|KIT:||Trumpeter 1/700 USS Baltimore CA-68, 1943|
|DECALS:||Several options - see review|
|REVIEWER:||Scott Van Aken|
|NOTES:||Can be built as waterline or full hull|
"USS Baltimore, first of a class of fourteen 13,600 ton heavy cruisers, was built at Quincy, Massachusetts. She commissioned in mid-April 1943 and spent the next several months working up to prepare for combat service in the Pacific Ocean. Her first operation was the November 1943 Gilberts Campaign, in which she used her guns to bombard Japanese forces during the invasion of Makin Atoll. Baltimore next took part in the seizure of Kwajalein and Eniwetok in February 1944, as well as in aircraft carrier raids on enemy bases in the Carolines and the Marianas. Over the next four months, she participated in more strikes on the Carolines, Palaus, Northern New Guinea and Marcus Island, the invasion of Saipan and the June 1944 Battle of the Philippine Sea. In July and August the cruiser transported President Franklin D. Roosevelt from the West Coast to Hawaii for meetings with Pacific area commanders Admiral Chester W. Nimitz and General Douglas MacArthur, and on a subsequent trip to Alaska.
After an overhaul, Baltimore resumed combat operations late in 1944, and from then to the end of the Pacific War supported raids on Luzon, Formosa, the China coast, Okinawa and the Japanese home islands, plus the invasions of Iwo Jima and Okinawa. Once Japan had surrendered, on 2 September 1945, she took part in occupation duty and helped transport U.S. service personnel home from the former war zone. She left the Western Pacific in February 1946 and was placed out of commission at the Puget Sound Navy Yard, Bremerton, Washington, in July of that year.
Baltimore had been in "mothballs" for about five years when the Korean War and the resulting Cold War emergencies called her back to active service. Recommissioned in late November 1951, she soon joined the Atlantic Fleet. In 1952-1954 she deployed regularly to the Mediterranean Sea and, in June 1953, participated in the Naval Review held at Spithead, England, in honor of the coronation of Queen Elizabeth II. Early in 1955 Baltimore went back to the Pacific for a Far Eastern cruise. She then began deactivation at Bremerton, where she was decommissioned at the end of May 1956. Just under fifteen years later, in February 1971, USS Baltimore was stricken from the Naval Vessel Register. She was sold for scrapping in May 1972."
It is with much anticipation that the Trumpeter USS Baltimore arrives in this reviewer's hands. Though not much of a ship fiend, I have always liked American Cruisers of this era. They just look right. There have been other kits in this scale, but those were resin and therefore, priced out of my willingness to pay. At under $25 retail, this kit is surely a superb value for the money.
Two things I noticed after opening the box is that there are sure a lot of parts. Just one shy of 300, to be exact. It is also a pretty good sized ship at over a foot long. A third thing I noticed is that the stern is separate. Obviously not from any lack of being able to mold it, but I can see that there are other ship variants in the works that will use this same basic mold. I should also point out that a couple of the sprues shown are duplicated and so I didn't bother to include them.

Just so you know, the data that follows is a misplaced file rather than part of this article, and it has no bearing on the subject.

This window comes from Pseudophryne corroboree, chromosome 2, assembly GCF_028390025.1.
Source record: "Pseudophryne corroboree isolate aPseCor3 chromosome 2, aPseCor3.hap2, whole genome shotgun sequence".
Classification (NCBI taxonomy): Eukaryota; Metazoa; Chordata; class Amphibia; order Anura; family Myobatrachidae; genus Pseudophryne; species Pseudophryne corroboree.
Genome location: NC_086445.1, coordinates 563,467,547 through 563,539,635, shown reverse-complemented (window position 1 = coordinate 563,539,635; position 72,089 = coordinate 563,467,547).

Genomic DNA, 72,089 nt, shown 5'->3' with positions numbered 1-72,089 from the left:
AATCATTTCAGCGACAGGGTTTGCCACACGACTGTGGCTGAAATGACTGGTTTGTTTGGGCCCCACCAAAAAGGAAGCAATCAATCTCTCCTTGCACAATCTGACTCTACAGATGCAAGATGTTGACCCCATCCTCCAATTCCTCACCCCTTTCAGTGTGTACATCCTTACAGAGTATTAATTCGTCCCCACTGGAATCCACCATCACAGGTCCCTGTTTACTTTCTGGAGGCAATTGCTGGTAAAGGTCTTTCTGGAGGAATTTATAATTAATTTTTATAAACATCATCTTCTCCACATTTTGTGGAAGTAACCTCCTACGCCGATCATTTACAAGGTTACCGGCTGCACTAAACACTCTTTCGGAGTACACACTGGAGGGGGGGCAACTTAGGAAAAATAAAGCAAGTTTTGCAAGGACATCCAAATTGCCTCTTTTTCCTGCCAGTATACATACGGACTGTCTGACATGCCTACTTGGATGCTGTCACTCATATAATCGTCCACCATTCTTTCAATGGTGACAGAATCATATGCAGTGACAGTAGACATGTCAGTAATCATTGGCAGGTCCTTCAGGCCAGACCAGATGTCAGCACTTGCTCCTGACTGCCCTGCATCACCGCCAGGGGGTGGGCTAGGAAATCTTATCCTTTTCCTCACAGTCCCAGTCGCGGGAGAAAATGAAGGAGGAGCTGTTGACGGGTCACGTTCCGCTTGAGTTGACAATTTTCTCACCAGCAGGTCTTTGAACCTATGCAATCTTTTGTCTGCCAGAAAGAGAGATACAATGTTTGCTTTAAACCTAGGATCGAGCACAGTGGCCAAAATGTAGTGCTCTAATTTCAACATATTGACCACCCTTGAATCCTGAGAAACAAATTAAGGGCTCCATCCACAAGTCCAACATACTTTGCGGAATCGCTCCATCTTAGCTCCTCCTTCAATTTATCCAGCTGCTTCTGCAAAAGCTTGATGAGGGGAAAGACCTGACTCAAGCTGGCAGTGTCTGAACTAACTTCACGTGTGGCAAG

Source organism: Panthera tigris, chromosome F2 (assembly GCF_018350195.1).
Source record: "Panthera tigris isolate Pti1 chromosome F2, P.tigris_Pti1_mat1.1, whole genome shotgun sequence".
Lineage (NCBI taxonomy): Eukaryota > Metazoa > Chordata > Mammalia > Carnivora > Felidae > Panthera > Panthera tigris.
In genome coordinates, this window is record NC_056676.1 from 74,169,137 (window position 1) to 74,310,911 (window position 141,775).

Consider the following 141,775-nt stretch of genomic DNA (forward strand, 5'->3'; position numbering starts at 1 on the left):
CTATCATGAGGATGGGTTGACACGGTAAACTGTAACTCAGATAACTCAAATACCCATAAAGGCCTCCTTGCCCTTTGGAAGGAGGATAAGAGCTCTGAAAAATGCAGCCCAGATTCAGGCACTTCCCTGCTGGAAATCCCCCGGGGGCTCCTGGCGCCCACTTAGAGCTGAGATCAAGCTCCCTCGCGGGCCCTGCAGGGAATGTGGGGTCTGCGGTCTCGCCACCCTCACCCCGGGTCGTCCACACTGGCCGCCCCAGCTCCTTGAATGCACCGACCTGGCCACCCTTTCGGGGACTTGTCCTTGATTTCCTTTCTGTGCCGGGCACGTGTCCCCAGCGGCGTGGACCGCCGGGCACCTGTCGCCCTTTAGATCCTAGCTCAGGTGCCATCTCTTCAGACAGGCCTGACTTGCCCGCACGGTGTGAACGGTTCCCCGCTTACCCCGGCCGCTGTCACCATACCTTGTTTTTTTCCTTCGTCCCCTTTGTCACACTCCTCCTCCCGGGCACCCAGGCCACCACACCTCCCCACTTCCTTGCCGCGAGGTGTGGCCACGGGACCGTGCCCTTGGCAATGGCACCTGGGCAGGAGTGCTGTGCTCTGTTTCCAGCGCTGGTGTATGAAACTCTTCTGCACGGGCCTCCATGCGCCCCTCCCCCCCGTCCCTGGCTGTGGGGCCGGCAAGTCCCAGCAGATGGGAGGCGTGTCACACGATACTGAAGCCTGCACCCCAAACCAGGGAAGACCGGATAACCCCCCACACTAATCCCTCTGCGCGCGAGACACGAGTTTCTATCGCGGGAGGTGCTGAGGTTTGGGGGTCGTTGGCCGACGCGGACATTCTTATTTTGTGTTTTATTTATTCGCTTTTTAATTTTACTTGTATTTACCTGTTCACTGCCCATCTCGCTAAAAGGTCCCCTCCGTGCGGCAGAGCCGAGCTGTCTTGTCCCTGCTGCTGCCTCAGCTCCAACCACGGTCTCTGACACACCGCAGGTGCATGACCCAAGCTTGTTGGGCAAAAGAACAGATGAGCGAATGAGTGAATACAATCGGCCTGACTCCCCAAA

In line with their other ship models, the Baltimore has separate weather deck bulkheads that glue onto a core. This really helps painting as one can paint the decks one shade and the bulkheads another. The molding on the kit is superb, though I will admit that on a few of the parts, like the main deck, the ejector pin marks on the opposite side are so deep that one can see the slight bulges on the deck detailing. They could also be future attachment points for other ship classes as well. I don't know. The rest of the detailing is just as well done and there are no sign of sink areas on some of the thicker pieces. There are separate gun barrels with blast bags; they are not designed to be moveable or placed in anything but the neutral position. Drilling out the barrels will be somewhat challenging as these are not that large a caliber. The kit also comes with two Kingfisher float planes.
The decal sheet (not shown) is rather small and provided basically hull numbers and markings for the Kingfisher. Though not listed anywhere on the instructions, there are numbers in white and black from 68-75 and the sheet is marked with three kit numbers. Also included are a US flag and jack. Instructions are excellent and provide 7 well drawn construction steps with smaller steps included. No color information is in the instructions. A separate color sheet is provided that shows the ship in basically overall Navy Blue with the tops of the main turrets and some of the upper decks as well as the float plane catapult tops in 'Deck Blue'. I believe this is the 'Measure 21' scheme. All color information is in Gunze paints. I am wondering about the color callout for the main deck as I'd have thought all surfaces visible from the top would have been one shade. But I'm not a ship expert and it will make things easy to paint. The stuff at and below the waterline is to be in 'Cocoa Brown'. The Kingfisher is in the tri-color scheme, which will be interesting to paint in this scale!
I'm sure that this will just fly off the shelves as having a good Baltimore class cruiser is probably on many people's list. I'll leave the 'this is wrong and that is wrong' to others, but it sure looks right to me. Because of all the teeny parts, this one is not for the beginner, but the rest of you should be able to handle it just fine.
Thanks to Stevens International for providing the preview kit
If you would like your product reviewed fairly and quickly by a site that has around 300,000 visitors a month, please contact me or see other details in the Note to Contributors.
Back to the Main Page
Back to the Previews Index Page